anything with omega 3s should help with inflammation and while that is not a big issue for me it was one of the reasons I got chia to try. I try to find things that hit multiple issues so I don't need to eat tons of supplements or so-called 'super' foods to get a good effect. Plus if a thing that could help multiple things only helps 1 really good it still might be worth my while :shrug:
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WhiteTara Donating Member (1000+ posts) Send PM | Profile | Ignore Sat Mar-21-09 10:54 AM
Response to Original message
8. remember the Chia pets?
you can also sprout the seeds and add to salad, sandwiches...I wouldn't stir fry. They sprout in just a day or two.
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davsand Donating Member (1000+ posts) Send PM | Profile | Ignore Mon Mar-23-09 08:30 PM
Response to Original message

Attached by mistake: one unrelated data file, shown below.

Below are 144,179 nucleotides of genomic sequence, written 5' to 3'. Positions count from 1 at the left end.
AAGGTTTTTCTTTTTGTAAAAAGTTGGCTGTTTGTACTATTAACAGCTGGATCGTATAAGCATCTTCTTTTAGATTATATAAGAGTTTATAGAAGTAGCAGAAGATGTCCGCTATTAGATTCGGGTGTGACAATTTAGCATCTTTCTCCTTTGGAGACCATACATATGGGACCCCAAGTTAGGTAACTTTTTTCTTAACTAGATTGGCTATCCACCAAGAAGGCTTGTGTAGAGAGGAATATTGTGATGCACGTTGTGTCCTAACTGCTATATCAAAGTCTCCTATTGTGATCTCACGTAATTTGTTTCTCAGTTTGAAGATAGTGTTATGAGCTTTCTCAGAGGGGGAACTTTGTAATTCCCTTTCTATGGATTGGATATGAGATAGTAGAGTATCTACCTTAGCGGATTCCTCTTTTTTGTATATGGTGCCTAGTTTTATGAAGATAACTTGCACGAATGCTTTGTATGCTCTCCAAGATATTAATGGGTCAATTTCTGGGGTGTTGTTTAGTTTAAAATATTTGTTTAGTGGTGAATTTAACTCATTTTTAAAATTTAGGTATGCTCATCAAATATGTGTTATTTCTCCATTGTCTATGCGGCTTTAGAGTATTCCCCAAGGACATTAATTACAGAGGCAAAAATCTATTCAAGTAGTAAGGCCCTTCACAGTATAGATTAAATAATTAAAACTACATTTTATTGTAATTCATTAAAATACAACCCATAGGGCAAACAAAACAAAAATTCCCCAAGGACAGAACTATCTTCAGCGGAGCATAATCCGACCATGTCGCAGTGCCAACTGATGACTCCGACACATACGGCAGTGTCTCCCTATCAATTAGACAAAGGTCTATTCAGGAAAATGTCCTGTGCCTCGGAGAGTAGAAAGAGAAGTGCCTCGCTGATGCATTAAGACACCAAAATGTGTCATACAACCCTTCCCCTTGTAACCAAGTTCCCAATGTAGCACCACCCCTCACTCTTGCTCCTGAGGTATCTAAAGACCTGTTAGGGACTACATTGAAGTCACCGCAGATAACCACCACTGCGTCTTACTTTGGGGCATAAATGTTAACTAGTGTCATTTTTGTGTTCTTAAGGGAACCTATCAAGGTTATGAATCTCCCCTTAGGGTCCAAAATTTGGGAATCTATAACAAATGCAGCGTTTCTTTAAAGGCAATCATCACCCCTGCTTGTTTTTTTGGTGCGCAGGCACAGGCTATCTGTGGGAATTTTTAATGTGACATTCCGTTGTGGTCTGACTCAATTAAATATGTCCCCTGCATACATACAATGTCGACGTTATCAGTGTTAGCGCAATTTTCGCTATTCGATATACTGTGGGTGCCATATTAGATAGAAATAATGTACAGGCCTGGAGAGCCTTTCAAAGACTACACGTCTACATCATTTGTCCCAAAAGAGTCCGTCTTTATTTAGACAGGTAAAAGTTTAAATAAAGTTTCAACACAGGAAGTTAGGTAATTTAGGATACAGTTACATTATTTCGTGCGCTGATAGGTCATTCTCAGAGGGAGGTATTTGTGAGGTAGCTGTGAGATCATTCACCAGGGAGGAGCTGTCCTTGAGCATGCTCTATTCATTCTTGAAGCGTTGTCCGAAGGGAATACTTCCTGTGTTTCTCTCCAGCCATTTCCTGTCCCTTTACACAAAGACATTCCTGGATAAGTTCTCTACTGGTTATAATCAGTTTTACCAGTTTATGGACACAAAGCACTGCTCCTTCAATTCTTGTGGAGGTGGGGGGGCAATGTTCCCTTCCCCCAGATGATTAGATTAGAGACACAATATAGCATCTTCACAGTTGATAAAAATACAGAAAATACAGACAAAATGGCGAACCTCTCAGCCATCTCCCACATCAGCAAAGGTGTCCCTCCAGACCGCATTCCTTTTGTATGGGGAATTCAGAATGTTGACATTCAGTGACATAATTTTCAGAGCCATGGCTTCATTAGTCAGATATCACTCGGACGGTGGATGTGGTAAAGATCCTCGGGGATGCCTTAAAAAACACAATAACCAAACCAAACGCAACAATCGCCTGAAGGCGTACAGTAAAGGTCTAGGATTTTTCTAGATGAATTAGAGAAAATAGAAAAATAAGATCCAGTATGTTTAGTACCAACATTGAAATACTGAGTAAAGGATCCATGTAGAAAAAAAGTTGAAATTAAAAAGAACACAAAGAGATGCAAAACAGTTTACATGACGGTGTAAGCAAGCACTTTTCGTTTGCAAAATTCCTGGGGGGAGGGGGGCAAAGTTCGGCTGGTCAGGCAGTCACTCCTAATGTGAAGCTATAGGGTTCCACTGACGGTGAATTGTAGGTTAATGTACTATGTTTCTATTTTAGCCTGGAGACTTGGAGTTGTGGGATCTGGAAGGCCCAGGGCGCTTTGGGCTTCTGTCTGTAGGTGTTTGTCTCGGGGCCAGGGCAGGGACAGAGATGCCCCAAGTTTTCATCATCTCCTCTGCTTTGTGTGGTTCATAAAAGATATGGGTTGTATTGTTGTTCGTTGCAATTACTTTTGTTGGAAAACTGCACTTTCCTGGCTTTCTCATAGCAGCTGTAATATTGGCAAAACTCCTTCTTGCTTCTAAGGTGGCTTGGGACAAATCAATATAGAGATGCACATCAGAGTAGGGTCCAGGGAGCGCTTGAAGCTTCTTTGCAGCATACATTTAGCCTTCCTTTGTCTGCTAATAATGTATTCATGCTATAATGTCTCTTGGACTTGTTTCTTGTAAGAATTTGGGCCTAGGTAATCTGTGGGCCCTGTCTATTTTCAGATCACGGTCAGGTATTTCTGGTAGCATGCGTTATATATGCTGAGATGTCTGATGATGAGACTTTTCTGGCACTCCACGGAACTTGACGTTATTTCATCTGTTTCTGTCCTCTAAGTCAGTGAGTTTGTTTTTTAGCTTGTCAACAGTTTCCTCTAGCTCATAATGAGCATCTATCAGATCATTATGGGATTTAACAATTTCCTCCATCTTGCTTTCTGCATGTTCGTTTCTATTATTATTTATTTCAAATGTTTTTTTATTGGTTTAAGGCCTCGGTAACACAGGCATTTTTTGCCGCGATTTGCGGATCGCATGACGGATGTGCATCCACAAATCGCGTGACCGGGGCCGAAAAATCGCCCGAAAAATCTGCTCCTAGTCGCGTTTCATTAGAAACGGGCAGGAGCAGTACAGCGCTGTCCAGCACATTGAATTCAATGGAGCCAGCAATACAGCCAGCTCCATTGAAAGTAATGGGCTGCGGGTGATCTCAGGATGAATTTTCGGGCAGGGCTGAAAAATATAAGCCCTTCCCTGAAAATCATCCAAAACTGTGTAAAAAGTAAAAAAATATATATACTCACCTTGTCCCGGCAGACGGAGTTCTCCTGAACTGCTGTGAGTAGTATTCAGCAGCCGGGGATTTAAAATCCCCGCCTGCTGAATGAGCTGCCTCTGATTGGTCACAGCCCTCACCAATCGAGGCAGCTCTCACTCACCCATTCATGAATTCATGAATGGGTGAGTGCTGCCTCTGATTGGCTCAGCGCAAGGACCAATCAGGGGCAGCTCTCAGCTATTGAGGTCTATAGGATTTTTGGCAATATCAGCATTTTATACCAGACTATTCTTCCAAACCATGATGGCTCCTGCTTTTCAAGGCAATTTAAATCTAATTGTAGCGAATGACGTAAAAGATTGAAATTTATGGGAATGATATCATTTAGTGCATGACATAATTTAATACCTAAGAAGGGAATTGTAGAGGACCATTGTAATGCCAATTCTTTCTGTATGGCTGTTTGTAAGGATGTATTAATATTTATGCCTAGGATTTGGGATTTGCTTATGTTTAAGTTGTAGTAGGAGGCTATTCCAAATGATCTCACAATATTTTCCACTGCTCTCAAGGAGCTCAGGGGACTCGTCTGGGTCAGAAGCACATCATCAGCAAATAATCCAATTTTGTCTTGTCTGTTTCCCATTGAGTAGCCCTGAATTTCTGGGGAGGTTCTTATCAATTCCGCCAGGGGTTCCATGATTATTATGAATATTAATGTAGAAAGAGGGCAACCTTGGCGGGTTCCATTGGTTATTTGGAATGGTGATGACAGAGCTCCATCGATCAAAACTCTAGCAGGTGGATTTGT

9. I slugged down a tablespoon of seeds in about 8 oz of Limeade before dinner tonight.
I decided to give chia seed a try based on what I had read about it, so I bought some at the natural food store tonight. I had read that it is common to mix it in Lime Juice and water--so I gave it a try mixed up in some prepared limeade.

The seed has minimal flavor beyond being just a bit nutty, but I hated that stupid limeade. NEVER again.

I would certainly suggest the seed over cereal or mixed in something, and I have been toying with the idea of using is as a sort of crunchy topping for a baked fish--but no WAY will I ever drink that lime stuff again.

I will say that I have been feeling kinda "rumbly in my tumbly" since dinner, and I am hoping that is due to the spinach salad I had for lunch today rather than the chia seed. I'll keep you all posted.


Laura